type of loose, light indoor footwear, late 14c., agent noun from slip (v.), the notion being of a shoe that is easily "slipped" onto the foot. Compare slip (n.2). Old English had slypescoh "slipper," literally "slip-shoe." By 1580s as characteristic of something you beat a child with as a disciplinary punishment. Related: Slippered. Also in creature-names, such as slipper-limpet (1828), slipper-shell (1825).
Entries linking to slipper
early 14c., slippen, "to escape, to move softly and quickly," from an unrecorded Old English word or cognate Middle Low German slippen "to glide, slide," from Proto-Germanic *slipan (source also of Old High German slifan, Middle Dutch slippen, German schleifen "to glide, slide"). This is probably from PIE *sleib-"slip, slide," from root *(s)lei- "slimy, sticky, slippery" (see slime (n.)). The verb is not found in Old English, which did have related adjective slipor "slippery, having a smooth surface." Related: Slipped; slipping.
It is attested from mid-14c. in the sense of "lose one's footing, slide suddenly and unawares," also "slide out of place," also "fall into error or fault." The meaning "pass unguarded or untaken" is from mid-15c. That of "slide, glide, pass smoothly and easily" is from 1520s.
The transitive sense of "cause to move with a sliding motion" is from 1510s; the meaning "insert surreptitiously, put or place secretly" is from 1680s. The meaning "let loose, release from restraint" (1580s), is probably from the noun sense of "leash for a (hunting) dog that can be easily released" (1570s).
To slip on "put on (clothing, etc.) loosely or in haste" is from 1580s; to slip off "take off noiselessly or hastily" is from 1590s. To slip up "make a mistake, err inadvertently" is from 1855; to slip through the net "evade detection" is by 1829 (for slip through the cracks see crack (n.)). To let (something) slip originally (1520s) was a reference to hounds on a leash; figurative use for "allow to escape through carelessness" is by 1540s.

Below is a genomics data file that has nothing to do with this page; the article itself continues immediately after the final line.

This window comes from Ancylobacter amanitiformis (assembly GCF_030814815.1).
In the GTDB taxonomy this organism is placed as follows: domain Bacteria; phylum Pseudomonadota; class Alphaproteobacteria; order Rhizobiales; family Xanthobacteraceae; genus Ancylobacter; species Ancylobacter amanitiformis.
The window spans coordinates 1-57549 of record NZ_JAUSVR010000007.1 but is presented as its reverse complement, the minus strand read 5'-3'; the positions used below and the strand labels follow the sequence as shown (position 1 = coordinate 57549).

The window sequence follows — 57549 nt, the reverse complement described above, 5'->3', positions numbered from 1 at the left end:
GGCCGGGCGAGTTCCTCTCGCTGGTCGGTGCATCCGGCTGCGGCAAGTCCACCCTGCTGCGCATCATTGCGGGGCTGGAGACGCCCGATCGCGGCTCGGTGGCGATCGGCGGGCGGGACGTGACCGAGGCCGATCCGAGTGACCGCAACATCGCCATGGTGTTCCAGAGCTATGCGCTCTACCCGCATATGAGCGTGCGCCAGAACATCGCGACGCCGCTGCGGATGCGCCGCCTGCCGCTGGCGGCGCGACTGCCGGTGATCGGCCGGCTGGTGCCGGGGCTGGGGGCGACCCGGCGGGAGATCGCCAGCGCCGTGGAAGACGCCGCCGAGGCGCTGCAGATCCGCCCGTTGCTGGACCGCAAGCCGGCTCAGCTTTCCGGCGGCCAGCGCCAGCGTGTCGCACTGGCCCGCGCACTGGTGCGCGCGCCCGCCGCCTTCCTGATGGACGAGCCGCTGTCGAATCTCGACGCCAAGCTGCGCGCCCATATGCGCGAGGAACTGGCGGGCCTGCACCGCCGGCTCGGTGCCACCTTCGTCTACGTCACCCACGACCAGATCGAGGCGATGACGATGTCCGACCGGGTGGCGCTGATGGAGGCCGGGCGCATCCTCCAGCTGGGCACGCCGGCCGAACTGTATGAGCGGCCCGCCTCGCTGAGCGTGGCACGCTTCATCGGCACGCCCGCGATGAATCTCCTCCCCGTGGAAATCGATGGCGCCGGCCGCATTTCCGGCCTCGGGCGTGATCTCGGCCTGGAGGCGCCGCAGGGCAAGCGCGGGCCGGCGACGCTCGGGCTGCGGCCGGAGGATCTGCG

in numerous and various senses from slip (v.), late 13c. as a surname. The meaning "sloping landing place for ships between wharves or a dock" is by mid-15c. The meaning "act of slipping" (as walking on ice) is from 1590s. The meaning "mistake, fault, blunder," especially if minor or unintended is from 1570s.
The sense of "woman's sleeveless garment" (1761) is from notion of something easily "slipped" on or off (compare sleeve). Originally an outer garment; in 20c. of a sleeveless undergarment or petticoat.
To give (someone) the slip "escape from" is from 1560s. Slip of the tongue is 1725 (from Latin lapsus linguae); slip of the pen (Latin lapsus calami) is 1650s.
Middle English sleve, from Old English sliefe (West Saxon), slefe (Mercian) "arm-covering part of a garment," probably literally "that into which the arm slips," from Proto-Germanic *slaubjon (source also of Middle Low German sloven "to dress carelessly," Old High German sloufen "to put on or off"), from PIE root *sleubh- "to slide, slip."
It is related etymologically to Old English slefan, sliefan "to slip on (clothes)" and slupan "to slip, glide." Also for the sense, compare slipper, Old English slefescoh "slipper," slip (n.2) "woman's garment," and expression slip into "dress in."
The mechanical sense of "tube in which a rod or another tube is inserted" is by 1864. The meaning "the English Channel" translates French La Manche, literally "the sleeve" (from Old French manche "a sleeve," also "a handle," from Latin manicae "long sleeves of a tunic;" see manacle (n.)).
The figurative expression have something up (or in) one's sleeve, "have ready as occasion demands," is recorded from c. 1500 (the long, pendant sleeves of the late Middle Ages also sometimes doubled as pockets); to have a card (or ace) up one's sleeve in the figurative sense of "have a hidden resource" is from 1863; the cheat itself is mentioned by 1840s. To wear one's heart on (one's) sleeve is from "Othello" (1604). For laugh in one's sleeve see laugh (v.).
updated on January 11, 2023